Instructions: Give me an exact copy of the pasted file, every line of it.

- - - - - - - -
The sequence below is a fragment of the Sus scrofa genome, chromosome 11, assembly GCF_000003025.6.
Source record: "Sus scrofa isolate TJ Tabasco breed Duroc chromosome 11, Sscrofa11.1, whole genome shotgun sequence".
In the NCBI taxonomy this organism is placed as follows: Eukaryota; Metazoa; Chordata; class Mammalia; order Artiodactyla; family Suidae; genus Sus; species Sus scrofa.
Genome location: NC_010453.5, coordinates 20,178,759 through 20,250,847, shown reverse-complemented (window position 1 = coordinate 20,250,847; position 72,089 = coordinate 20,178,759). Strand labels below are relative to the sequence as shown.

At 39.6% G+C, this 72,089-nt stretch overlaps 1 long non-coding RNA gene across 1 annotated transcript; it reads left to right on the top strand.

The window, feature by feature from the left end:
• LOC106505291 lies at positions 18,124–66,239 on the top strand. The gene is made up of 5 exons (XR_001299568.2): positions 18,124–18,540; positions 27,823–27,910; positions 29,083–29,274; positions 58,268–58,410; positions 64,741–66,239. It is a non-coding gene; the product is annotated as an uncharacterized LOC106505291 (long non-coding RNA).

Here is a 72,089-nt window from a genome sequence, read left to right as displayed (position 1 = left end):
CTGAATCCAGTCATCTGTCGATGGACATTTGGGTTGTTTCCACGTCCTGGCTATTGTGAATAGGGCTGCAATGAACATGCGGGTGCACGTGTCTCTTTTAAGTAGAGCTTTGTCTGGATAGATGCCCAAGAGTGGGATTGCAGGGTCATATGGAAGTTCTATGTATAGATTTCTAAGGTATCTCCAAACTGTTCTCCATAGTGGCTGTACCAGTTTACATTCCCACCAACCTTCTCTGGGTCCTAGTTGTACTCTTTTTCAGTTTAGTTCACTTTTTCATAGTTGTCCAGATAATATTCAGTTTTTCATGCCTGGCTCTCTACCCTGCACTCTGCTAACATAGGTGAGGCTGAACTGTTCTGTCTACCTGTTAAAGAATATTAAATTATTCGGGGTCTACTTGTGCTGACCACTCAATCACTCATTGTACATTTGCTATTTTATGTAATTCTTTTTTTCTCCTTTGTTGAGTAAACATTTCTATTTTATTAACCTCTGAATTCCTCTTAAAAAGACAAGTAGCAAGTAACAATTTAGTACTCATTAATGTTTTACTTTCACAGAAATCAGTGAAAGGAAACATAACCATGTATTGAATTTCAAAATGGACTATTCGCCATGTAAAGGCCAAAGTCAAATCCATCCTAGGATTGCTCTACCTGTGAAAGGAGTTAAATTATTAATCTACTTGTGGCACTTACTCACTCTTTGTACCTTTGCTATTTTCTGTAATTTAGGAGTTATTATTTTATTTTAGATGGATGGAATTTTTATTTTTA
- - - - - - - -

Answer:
The sequence below is a fragment of the Sus scrofa genome, chromosome 11, assembly GCF_000003025.6.
Source record: "Sus scrofa isolate TJ Tabasco breed Duroc chromosome 11, Sscrofa11.1, whole genome shotgun sequence".
In the NCBI taxonomy this organism is placed as follows: Eukaryota; Metazoa; Chordata; class Mammalia; order Artiodactyla; family Suidae; genus Sus; species Sus scrofa.
Genome location: NC_010453.5, coordinates 20,178,759 through 20,250,847, shown reverse-complemented (window position 1 = coordinate 20,250,847; position 72,089 = coordinate 20,178,759). Strand labels below are relative to the sequence as shown.

At 39.6% G+C, this 72,089-nt stretch overlaps 1 long non-coding RNA gene across 1 annotated transcript; it reads left to right on the top strand.

The window, feature by feature from the left end:
• LOC106505291 lies at positions 18,124–66,239 on the top strand. The gene is made up of 5 exons (XR_001299568.2): positions 18,124–18,540; positions 27,823–27,910; positions 29,083–29,274; positions 58,268–58,410; positions 64,741–66,239. It is a non-coding gene; the product is annotated as an uncharacterized LOC106505291 (long non-coding RNA).

Here is a 72,089-nt window from a genome sequence, read left to right as displayed (position 1 = left end):
CTGAATCCAGTCATCTGTCGATGGACATTTGGGTTGTTTCCACGTCCTGGCTATTGTGAATAGGGCTGCAATGAACATGCGGGTGCACGTGTCTCTTTTAAGTAGAGCTTTGTCTGGATAGATGCCCAAGAGTGGGATTGCAGGGTCATATGGAAGTTCTATGTATAGATTTCTAAGGTATCTCCAAACTGTTCTCCATAGTGGCTGTACCAGTTTACATTCCCACCAACCTTCTCTGGGTCCTAGTTGTACTCTTTTTCAGTTTAGTTCACTTTTTCATAGTTGTCCAGATAATATTCAGTTTTTCATGCCTGGCTCTCTACCCTGCACTCTGCTAACATAGGTGAGGCTGAACTGTTCTGTCTACCTGTTAAAGAATATTAAATTATTCGGGGTCTACTTGTGCTGACCACTCAATCACTCATTGTACATTTGCTATTTTATGTAATTCTTTTTTTCTCCTTTGTTGAGTAAACATTTCTATTTTATTAACCTCTGAATTCCTCTTAAAAAGACAAGTAGCAAGTAACAATTTAGTACTCATTAATGTTTTACTTTCACAGAAATCAGTGAAAGGAAACATAACCATGTATTGAATTTCAAAATGGACTATTCGCCATGTAAAGGCCAAAGTCAAATCCATCCTAGGATTGCTCTACCTGTGAAAGGAGTTAAATTATTAATCTACTTGTGGCACTTACTCACTCTTTGTACCTTTGCTATTTTCTGTAATTTAGGAGTTATTATTTTATTTTAGATGGATGGAATTTTTATTTTTA